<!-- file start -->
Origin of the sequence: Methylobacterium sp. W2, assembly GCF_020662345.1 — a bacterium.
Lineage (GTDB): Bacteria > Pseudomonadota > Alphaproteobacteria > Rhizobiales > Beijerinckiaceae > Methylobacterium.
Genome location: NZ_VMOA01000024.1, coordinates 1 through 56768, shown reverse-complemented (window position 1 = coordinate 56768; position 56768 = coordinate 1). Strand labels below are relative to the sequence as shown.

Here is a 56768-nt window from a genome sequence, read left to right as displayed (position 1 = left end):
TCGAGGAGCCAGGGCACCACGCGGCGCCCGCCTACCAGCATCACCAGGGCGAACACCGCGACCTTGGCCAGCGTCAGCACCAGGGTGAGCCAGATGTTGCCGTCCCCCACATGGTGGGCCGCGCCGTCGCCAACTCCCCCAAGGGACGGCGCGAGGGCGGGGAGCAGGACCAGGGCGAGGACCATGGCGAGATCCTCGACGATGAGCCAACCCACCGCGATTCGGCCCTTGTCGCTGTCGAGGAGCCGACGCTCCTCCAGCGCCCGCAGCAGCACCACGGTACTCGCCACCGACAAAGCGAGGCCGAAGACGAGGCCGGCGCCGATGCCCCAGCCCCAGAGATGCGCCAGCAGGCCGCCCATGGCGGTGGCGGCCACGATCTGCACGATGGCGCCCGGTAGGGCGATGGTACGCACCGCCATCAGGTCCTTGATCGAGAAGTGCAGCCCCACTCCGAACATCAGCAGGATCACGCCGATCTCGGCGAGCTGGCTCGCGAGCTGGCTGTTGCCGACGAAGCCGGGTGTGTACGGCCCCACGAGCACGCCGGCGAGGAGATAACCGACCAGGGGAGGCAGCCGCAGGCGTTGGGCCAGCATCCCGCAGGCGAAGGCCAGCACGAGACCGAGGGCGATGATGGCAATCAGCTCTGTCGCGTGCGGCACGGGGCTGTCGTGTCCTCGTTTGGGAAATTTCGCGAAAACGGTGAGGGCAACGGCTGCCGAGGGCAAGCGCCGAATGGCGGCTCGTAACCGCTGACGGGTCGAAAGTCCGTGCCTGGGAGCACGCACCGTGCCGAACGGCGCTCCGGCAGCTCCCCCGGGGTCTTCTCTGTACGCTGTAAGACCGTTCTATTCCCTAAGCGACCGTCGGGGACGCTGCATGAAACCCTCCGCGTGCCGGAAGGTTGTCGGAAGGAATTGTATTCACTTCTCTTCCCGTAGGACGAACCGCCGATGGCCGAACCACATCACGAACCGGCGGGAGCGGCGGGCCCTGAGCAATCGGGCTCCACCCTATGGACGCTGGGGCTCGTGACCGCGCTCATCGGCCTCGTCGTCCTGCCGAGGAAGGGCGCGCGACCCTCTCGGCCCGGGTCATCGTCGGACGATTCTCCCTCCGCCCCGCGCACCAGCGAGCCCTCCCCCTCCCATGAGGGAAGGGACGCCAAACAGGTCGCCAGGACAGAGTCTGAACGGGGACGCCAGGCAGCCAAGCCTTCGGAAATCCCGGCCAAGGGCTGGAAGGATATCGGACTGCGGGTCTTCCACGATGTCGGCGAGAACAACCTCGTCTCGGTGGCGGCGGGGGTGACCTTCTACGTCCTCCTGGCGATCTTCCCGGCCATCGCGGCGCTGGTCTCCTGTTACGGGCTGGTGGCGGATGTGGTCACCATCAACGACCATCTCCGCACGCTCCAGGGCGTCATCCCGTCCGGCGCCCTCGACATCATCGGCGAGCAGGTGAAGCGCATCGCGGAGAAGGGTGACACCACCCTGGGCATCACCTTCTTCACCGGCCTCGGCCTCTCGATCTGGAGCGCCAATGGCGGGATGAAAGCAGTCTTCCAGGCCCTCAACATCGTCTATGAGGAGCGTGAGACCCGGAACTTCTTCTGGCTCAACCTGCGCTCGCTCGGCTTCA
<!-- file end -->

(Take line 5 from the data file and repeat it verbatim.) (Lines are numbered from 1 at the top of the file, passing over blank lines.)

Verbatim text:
TCGAGGAGCCAGGGCACCACGCGGCGCCCGCCTACCAGCATCACCAGGGCGAACACCGCGACCTTGGCCAGCGTCAGCACCAGGGTGAGCCAGATGTTGCCGTCCCCCACATGGTGGGCCGCGCCGTCGCCAACTCCCCCAAGGGACGGCGCGAGGGCGGGGAGCAGGACCAGGGCGAGGACCATGGCGAGATCCTCGACGATGAGCCAACCCACCGCGATTCGGCCCTTGTCGCTGTCGAGGAGCCGACGCTCCTCCAGCGCCCGCAGCAGCACCACGGTACTCGCCACCGACAAAGCGAGGCCGAAGACGAGGCCGGCGCCGATGCCCCAGCCCCAGAGATGCGCCAGCAGGCCGCCCATGGCGGTGGCGGCCACGATCTGCACGATGGCGCCCGGTAGGGCGATGGTACGCACCGCCATCAGGTCCTTGATCGAGAAGTGCAGCCCCACTCCGAACATCAGCAGGATCACGCCGATCTCGGCGAGCTGGCTCGCGAGCTGGCTGTTGCCGACGAAGCCGGGTGTGTACGGCCCCACGAGCACGCCGGCGAGGAGATAACCGACCAGGGGAGGCAGCCGCAGGCGTTGGGCCAGCATCCCGCAGGCGAAGGCCAGCACGAGACCGAGGGCGATGATGGCAATCAGCTCTGTCGCGTGCGGCACGGGGCTGTCGTGTCCTCGTTTGGGAAATTTCGCGAAAACGGTGAGGGCAACGGCTGCCGAGGGCAAGCGCCGAATGGCGGCTCGTAACCGCTGACGGGTCGAAAGTCCGTGCCTGGGAGCACGCACCGTGCCGAACGGCGCTCCGGCAGCTCCCCCGGGGTCTTCTCTGTACGCTGTAAGACCGTTCTATTCCCTAAGCGACCGTCGGGGACGCTGCATGAAACCCTCCGCGTGCCGGAAGGTTGTCGGAAGGAATTGTATTCACTTCTCTTCCCGTAGGACGAACCGCCGATGGCCGAACCACATCACGAACCGGCGGGAGCGGCGGGCCCTGAGCAATCGGGCTCCACCCTATGGACGCTGGGGCTCGTGACCGCGCTCATCGGCCTCGTCGTCCTGCCGAGGAAGGGCGCGCGACCCTCTCGGCCCGGGTCATCGTCGGACGATTCTCCCTCCGCCCCGCGCACCAGCGAGCCCTCCCCCTCCCATGAGGGAAGGGACGCCAAACAGGTCGCCAGGACAGAGTCTGAACGGGGACGCCAGGCAGCCAAGCCTTCGGAAATCCCGGCCAAGGGCTGGAAGGATATCGGACTGCGGGTCTTCCACGATGTCGGCGAGAACAACCTCGTCTCGGTGGCGGCGGGGGTGACCTTCTACGTCCTCCTGGCGATCTTCCCGGCCATCGCGGCGCTGGTCTCCTGTTACGGGCTGGTGGCGGATGTGGTCACCATCAACGACCATCTCCGCACGCTCCAGGGCGTCATCCCGTCCGGCGCCCTCGACATCATCGGCGAGCAGGTGAAGCGCATCGCGGAGAAGGGTGACACCACCCTGGGCATCACCTTCTTCACCGGCCTCGGCCTCTCGATCTGGAGCGCCAATGGCGGGATGAAAGCAGTCTTCCAGGCCCTCAACATCGTCTATGAGGAGCGTGAGACCCGGAACTTCTTCTGGCTCAACCTGCGCTCGCTCGGCTTCA